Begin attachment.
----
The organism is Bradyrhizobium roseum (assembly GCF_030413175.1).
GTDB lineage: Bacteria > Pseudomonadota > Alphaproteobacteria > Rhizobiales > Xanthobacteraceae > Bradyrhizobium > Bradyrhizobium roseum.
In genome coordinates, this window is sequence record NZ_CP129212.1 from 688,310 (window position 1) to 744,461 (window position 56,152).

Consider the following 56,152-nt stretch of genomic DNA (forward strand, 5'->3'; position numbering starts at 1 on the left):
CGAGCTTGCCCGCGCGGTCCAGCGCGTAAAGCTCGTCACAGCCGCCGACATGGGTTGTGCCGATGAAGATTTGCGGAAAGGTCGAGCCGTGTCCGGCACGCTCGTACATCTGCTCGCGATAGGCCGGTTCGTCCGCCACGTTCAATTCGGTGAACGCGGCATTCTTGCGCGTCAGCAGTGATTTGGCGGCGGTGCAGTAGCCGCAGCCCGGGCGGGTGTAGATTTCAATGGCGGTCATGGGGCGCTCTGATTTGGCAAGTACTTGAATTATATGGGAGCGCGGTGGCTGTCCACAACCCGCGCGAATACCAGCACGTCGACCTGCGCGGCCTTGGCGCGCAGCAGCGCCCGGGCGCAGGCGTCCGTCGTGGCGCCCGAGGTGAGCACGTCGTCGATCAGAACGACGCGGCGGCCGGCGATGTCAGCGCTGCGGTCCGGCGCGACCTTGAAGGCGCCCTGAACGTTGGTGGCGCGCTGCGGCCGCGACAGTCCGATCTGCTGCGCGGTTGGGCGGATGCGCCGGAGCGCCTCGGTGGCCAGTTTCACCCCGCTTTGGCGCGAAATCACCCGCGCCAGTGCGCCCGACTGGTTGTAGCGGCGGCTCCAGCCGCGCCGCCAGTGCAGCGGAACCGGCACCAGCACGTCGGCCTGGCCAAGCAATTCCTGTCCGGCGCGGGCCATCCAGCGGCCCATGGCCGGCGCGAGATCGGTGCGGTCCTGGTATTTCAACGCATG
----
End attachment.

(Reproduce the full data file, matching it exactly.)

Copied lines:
The organism is Bradyrhizobium roseum (assembly GCF_030413175.1).
GTDB lineage: Bacteria > Pseudomonadota > Alphaproteobacteria > Rhizobiales > Xanthobacteraceae > Bradyrhizobium > Bradyrhizobium roseum.
In genome coordinates, this window is sequence record NZ_CP129212.1 from 688,310 (window position 1) to 744,461 (window position 56,152).

Consider the following 56,152-nt stretch of genomic DNA (forward strand, 5'->3'; position numbering starts at 1 on the left):
CGAGCTTGCCCGCGCGGTCCAGCGCGTAAAGCTCGTCACAGCCGCCGACATGGGTTGTGCCGATGAAGATTTGCGGAAAGGTCGAGCCGTGTCCGGCACGCTCGTACATCTGCTCGCGATAGGCCGGTTCGTCCGCCACGTTCAATTCGGTGAACGCGGCATTCTTGCGCGTCAGCAGTGATTTGGCGGCGGTGCAGTAGCCGCAGCCCGGGCGGGTGTAGATTTCAATGGCGGTCATGGGGCGCTCTGATTTGGCAAGTACTTGAATTATATGGGAGCGCGGTGGCTGTCCACAACCCGCGCGAATACCAGCACGTCGACCTGCGCGGCCTTGGCGCGCAGCAGCGCCCGGGCGCAGGCGTCCGTCGTGGCGCCCGAGGTGAGCACGTCGTCGATCAGAACGACGCGGCGGCCGGCGATGTCAGCGCTGCGGTCCGGCGCGACCTTGAAGGCGCCCTGAACGTTGGTGGCGCGCTGCGGCCGCGACAGTCCGATCTGCTGCGCGGTTGGGCGGATGCGCCGGAGCGCCTCGGTGGCCAGTTTCACCCCGCTTTGGCGCGAAATCACCCGCGCCAGTGCGCCCGACTGGTTGTAGCGGCGGCTCCAGCCGCGCCGCCAGTGCAGCGGAACCGGCACCAGCACGTCGGCCTGGCCAAGCAATTCCTGTCCGGCGCGGGCCATCCAGCGGCCCATGGCCGGCGCGAGATCGGTGCGGTCCTGGTATTTCAACGCATG